One of the rules of beginning photography is that you never shoot into the light. One of my suggestions is that you learn the rules but then you learn to break them creatively and this is one of those situations where you can get dramatic images by understanding what’s going on with backlit scenes.
NASA gantry at sunrise
Film and digital cameras do not have the dynamic range to be able to capture the brightest brights and the darkest darks all at the same time in one exposure. They have a range of lightness values that they can capture while still resolving the many slight brightness variances across the entire range. This array of lightness values is called the dynamic range. There are techniques you can use to either reduce the dynamic range of the scene or grab multiple exposures that capture it all.
Let’s start with the easiest scenario. One in which you don’t really want to capture it all. Backlit scenes offer wonderful opportunities to capture very dramatic images. As in the example above, I exposed for the mid range and bright areas in order to let the lows go dark and make a nice silhouette. These are pretty easy to do. They almost take themselves since the bright background will almost certainly dominate and cause you to underexpose the foreground completely. And if it’s not dark enough, you can always make adjustments in post-processing.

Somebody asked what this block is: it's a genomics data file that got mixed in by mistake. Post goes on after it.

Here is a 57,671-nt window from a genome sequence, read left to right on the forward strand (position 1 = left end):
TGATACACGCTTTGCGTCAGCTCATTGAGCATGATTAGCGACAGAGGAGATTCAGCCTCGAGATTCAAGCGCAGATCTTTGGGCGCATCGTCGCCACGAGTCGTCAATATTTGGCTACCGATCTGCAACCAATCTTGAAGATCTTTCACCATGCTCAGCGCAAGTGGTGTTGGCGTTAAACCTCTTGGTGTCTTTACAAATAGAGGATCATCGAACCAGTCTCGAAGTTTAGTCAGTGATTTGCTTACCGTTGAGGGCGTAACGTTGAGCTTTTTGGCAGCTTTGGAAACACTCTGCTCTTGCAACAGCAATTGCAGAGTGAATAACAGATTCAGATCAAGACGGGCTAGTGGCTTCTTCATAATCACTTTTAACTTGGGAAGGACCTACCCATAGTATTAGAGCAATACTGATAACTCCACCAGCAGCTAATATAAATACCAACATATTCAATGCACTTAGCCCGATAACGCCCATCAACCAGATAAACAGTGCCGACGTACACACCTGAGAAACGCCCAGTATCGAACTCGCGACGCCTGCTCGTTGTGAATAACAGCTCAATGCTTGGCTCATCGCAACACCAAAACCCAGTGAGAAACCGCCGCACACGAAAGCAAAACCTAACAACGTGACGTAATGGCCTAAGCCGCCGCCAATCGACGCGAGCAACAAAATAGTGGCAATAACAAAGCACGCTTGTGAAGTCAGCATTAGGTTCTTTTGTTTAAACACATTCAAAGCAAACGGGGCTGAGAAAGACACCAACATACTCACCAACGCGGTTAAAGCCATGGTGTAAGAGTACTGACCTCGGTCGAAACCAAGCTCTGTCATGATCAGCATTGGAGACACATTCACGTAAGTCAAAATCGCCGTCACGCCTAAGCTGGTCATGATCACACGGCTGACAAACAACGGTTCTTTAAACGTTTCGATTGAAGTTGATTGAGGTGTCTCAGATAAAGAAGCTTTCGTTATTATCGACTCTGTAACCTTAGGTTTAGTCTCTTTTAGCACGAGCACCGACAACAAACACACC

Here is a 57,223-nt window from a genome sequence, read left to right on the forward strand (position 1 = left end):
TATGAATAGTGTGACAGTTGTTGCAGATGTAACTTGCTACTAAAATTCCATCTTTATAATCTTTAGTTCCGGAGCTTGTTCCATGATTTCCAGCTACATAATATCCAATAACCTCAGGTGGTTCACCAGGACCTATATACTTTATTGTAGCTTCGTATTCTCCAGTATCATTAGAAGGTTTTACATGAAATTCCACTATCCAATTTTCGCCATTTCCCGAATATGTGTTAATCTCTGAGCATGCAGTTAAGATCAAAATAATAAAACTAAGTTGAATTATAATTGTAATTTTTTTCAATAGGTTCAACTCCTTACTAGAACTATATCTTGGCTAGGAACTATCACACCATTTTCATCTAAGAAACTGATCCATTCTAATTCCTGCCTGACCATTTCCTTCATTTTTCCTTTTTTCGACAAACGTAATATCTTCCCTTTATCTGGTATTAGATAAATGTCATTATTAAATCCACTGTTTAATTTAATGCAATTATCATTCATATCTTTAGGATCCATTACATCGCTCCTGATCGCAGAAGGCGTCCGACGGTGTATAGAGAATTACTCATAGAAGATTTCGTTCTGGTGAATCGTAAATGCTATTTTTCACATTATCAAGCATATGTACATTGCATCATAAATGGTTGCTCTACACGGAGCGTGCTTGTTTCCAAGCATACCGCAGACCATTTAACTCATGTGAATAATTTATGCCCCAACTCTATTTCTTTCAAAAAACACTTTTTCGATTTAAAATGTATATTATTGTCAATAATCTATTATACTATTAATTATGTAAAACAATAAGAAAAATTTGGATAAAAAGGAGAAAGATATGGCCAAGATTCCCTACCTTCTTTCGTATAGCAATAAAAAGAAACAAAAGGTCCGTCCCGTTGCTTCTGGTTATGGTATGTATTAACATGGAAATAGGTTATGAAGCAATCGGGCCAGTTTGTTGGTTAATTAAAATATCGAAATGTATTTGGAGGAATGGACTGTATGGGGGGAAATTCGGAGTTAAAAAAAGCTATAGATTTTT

By now, I hope everyone is already shooting in RAW rather than the default JPEG format. RAW allows you to work with the data that the camera captures, which is 16-bit rather than the reduced 8-bit format. What that means is that your brightest and your darkest values are divided into 65,535 different shades of each of the three colors, red, green, and blue versus the 256 levels that you get with 8-bit data. Even though your output to a screen or a printer is going to be limited to 8-bit, operating in the full 16-bit allows you to decide how that large amount of data gets squeezed into that narrow output. You can recover apparent saturations and clipped data where detail would otherwise be lost.
So, what can you do to change the dynamic range of the scene? The easiest is to use light modifiers (reflectors) or flash to add light to your subject if it’s not too far away.
Gratiot Lake Road lit from behind
In this image, by Wendy Podmenik, the subjects were heavily backlit by the strong sunlight coming through the fiberglass panels behind them. I held a gold reflector off to the photographer’s left, to direct some of that light back on to their faces. Without the reflector, the subjects would have been very dark and although they could have been lightened up in software, noise would quickly start to increase, thereby lowering contrast and saturation.
The most common method of reducing the dynamic range of a scene is to use flash. I’m not a big flash user. Unless it’s done properly, it can look harsh and unnatural. There are people who specialize in flash photography and I’ve certainly done my time in a studio under controlled conditions, but I prefer to use available light which almost always looks more natural.